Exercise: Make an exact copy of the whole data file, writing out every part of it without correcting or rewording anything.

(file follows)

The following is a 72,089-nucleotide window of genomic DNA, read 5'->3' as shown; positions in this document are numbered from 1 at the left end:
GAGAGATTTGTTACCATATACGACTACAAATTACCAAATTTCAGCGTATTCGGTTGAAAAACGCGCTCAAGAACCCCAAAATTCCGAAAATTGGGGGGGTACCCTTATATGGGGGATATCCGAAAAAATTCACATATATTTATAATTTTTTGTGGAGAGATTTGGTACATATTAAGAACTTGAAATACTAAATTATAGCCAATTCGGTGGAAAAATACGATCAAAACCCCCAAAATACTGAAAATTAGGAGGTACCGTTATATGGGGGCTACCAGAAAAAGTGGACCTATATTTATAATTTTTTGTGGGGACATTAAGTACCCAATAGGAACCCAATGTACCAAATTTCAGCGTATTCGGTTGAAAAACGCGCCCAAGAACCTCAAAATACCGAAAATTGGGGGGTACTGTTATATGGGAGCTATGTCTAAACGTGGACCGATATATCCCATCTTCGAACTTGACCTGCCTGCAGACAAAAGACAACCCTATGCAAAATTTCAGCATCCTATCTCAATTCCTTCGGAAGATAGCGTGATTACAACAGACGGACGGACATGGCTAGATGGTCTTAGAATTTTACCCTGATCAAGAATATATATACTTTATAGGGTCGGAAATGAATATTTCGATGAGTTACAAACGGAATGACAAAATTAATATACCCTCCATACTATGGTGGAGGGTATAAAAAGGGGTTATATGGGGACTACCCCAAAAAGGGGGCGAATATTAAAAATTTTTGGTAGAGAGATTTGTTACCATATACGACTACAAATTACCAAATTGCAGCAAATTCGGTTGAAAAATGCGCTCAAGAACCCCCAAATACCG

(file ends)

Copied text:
The following is a 72,089-nucleotide window of genomic DNA, read 5'->3' as shown; positions in this document are numbered from 1 at the left end:
GAGAGATTTGTTACCATATACGACTACAAATTACCAAATTTCAGCGTATTCGGTTGAAAAACGCGCTCAAGAACCCCAAAATTCCGAAAATTGGGGGGGTACCCTTATATGGGGGATATCCGAAAAAATTCACATATATTTATAATTTTTTGTGGAGAGATTTGGTACATATTAAGAACTTGAAATACTAAATTATAGCCAATTCGGTGGAAAAATACGATCAAAACCCCCAAAATACTGAAAATTAGGAGGTACCGTTATATGGGGGCTACCAGAAAAAGTGGACCTATATTTATAATTTTTTGTGGGGACATTAAGTACCCAATAGGAACCCAATGTACCAAATTTCAGCGTATTCGGTTGAAAAACGCGCCCAAGAACCTCAAAATACCGAAAATTGGGGGGTACTGTTATATGGGAGCTATGTCTAAACGTGGACCGATATATCCCATCTTCGAACTTGACCTGCCTGCAGACAAAAGACAACCCTATGCAAAATTTCAGCATCCTATCTCAATTCCTTCGGAAGATAGCGTGATTACAACAGACGGACGGACATGGCTAGATGGTCTTAGAATTTTACCCTGATCAAGAATATATATACTTTATAGGGTCGGAAATGAATATTTCGATGAGTTACAAACGGAATGACAAAATTAATATACCCTCCATACTATGGTGGAGGGTATAAAAAGGGGTTATATGGGGACTACCCCAAAAAGGGGGCGAATATTAAAAATTTTTGGTAGAGAGATTTGTTACCATATACGACTACAAATTACCAAATTGCAGCAAATTCGGTTGAAAAATGCGCTCAAGAACCCCCAAATACCG